We should totally have a Borderlands 2 review for you by now, but we’re bad people and we’re actually too busy enjoying the game to rush through it. We apologize. Sort of.
In the meantime, here are our initial thoughts:
The gameplay is basically the same, but with perfect little improvements. There is now no damage from falling, they’ve added an auto pickup for money and ammo (that doesn’t always work but, hey, better than nothing), and fast travel is available right from the get-go.
There is now a trade system for co-op partners, so switching gear is easier and no one can swoop in and take your stuff (’cause swooping is bad). And Loser Geek likes the new badass ranking system, both for the constant feeling of reward and for the way it’s shared between all of a player’s characters.
Gearbox has amped up the difficulty, as evidenced by my sudden inability to hit a Rakk with a two-by-four. >_> However, I don’t find this to be a bad thing, because I like a challenge. Loser Geek, on the other hand, finds it more frustrating than fun at times.
We do have some complaints. For instance, while we loved that fast travel is available from the beginning, we hated that some stations were exit only. Such a tease! There also seem to be more invisible walls than the first game. It’s frustrating to be unable to drive through a gap that’s clearly larger than the vehicle. And we wish that you could trade ammo with your teammates.
Then there are the different classes.
Being able to change your character’s name and appearance is nice, but why not gender too? Other than Maya, who has to be female (because Siren), there’s no reason why the characters can’t be either male or female. It’s a simple change that would make the game more appealing to roleplayers who better relate to a female character, but want the skill trees of a male-only class.
I will never play any character other than Maya, because I want to be a girl. It’s so funny to me when my guy friends ask, “oh, you’re going to be the Siren?” Well, duh! they didn’t really give me much choice, huh?
Loser Geek feels that the graphics are a nice improvement over the original, with small details that make the world feel more alive. He also appreciated that everything looks different, demonstrating the changes that have taken place on Pandora, but there’s still familiar glimpses of what the planet used to be.
I, on the other hand, had a problem with a few of the environments, because if there are these pretty waterfalls, why is everyone Mad Maxin’ it out in the desert?
The most impressive new graphic element to me was in the moments while I’m being transported to the New You Station. I really feel like my brain is going through a wormhole. Which makes dying kinda awesome.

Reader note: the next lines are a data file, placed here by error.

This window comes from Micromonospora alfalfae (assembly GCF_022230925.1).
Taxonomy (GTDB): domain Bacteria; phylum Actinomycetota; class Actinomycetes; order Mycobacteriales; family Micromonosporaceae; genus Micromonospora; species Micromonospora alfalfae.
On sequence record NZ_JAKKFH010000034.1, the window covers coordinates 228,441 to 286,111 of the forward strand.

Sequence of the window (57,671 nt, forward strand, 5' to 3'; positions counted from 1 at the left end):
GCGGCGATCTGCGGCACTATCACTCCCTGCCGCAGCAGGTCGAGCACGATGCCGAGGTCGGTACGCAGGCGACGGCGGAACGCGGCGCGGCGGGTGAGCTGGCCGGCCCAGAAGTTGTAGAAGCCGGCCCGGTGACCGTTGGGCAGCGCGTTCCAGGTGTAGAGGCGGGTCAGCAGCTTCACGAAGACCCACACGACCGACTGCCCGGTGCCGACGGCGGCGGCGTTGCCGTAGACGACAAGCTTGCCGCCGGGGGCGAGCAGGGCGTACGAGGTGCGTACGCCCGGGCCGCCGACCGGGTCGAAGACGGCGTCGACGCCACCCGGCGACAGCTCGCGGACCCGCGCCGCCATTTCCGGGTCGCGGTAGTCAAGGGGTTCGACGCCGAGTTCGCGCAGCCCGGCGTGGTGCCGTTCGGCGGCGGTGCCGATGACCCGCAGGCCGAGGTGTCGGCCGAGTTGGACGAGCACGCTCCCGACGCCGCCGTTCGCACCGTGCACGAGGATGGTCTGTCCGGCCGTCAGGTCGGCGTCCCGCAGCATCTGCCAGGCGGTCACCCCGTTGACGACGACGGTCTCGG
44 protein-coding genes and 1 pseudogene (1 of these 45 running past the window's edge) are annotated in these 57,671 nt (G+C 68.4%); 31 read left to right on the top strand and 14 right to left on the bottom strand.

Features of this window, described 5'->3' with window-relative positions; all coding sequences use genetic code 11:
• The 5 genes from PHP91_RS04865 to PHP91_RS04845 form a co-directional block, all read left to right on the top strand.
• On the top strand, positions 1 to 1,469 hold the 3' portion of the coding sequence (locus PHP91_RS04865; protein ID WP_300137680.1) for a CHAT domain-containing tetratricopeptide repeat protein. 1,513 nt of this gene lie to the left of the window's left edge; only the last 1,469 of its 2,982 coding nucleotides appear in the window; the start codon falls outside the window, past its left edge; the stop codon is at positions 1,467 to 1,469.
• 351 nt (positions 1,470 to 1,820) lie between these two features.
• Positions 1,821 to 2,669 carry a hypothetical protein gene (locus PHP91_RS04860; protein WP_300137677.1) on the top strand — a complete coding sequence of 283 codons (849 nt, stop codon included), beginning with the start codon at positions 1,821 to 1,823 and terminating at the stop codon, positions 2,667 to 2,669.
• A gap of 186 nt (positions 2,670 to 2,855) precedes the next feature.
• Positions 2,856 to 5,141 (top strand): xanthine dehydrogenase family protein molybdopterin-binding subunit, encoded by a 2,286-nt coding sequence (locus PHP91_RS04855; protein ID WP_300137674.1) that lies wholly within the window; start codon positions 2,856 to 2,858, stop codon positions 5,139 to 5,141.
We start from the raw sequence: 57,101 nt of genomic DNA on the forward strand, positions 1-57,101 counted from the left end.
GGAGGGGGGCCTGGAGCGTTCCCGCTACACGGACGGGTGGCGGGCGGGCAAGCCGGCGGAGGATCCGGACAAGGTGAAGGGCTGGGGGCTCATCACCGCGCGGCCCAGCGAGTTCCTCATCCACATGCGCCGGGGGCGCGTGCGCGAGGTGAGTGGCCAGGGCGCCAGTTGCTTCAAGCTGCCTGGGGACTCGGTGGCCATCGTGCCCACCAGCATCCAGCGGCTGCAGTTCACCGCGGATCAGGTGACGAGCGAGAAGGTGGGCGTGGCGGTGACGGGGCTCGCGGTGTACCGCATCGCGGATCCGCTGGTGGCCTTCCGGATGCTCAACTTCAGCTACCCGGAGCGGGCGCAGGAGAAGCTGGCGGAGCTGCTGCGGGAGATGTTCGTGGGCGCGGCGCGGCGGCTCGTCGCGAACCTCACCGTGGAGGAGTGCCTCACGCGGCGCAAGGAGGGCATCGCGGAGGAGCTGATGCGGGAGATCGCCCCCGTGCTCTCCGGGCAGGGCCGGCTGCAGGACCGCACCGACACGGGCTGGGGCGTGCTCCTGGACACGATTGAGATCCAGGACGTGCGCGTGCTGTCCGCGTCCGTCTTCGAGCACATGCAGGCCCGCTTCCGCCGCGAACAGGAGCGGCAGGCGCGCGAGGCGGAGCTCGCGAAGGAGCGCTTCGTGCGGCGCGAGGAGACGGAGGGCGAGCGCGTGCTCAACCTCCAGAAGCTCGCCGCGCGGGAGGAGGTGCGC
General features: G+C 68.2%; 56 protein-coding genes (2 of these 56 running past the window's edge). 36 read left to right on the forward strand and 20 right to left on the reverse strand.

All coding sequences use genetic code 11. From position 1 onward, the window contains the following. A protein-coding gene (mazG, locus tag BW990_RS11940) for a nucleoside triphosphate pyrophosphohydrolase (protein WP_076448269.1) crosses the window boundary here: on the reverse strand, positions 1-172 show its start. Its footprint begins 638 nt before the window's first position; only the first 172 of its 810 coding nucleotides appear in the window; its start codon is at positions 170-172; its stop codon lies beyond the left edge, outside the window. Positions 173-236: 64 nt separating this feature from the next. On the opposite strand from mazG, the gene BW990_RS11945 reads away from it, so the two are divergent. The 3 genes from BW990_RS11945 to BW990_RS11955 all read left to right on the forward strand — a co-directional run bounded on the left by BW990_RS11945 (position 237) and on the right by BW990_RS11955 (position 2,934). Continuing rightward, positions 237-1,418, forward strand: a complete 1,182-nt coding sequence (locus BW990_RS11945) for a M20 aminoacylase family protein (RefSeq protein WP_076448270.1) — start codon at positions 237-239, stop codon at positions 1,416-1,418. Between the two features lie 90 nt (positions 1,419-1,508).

The music is wonderfully varied, and it’s still a nice touch to have dynamic changes that fit the onscreen action. Voiceovers are also well done, with the exception of Ellie, who let her accent slip multiple times.
The plot is much more fully-developed this time around. We get to hear the original vault hunters’ stories, and there is an overall arc, as opposed to just stringing together random quests to beat as we head to the vault.
It has been mostly nice meeting all of the old characters and finding out what they’ve been up to since the end of Borderlands. However, some of the original vault hunters’ character development is a little disappointing. Let’s just say that one character went from badass to crybaby-hanger-on.
Besides the new Vault Hunters, we have our old friends Claptrap, Moxxie, Scooter, and the previously-mentioned original vault hunters. We also have some awesome new characters like Moxxie’s daughter, Ellie, Tiny Tina the badass, and Hammerlock, the sporting huntsman.
The dialogue has been stepped up to even funnier proportions, and I often let people live a few seconds longer just to hear what they have to say. Loser Geek is especially fond of Claptrap’s dialogue, and particularly likes being referred to as a minion.
Our initial score is currently an A. They brought back everything wonderful and added new classes, more guns, and more story. “More” is really the theme of Borderlands 2.
My main issue with the game is how misogynistic it can be. The things I’ve seen in the game combined with the sister-beating commercial and “girlfriend mode” have raised some questions, which we may get into at a later post.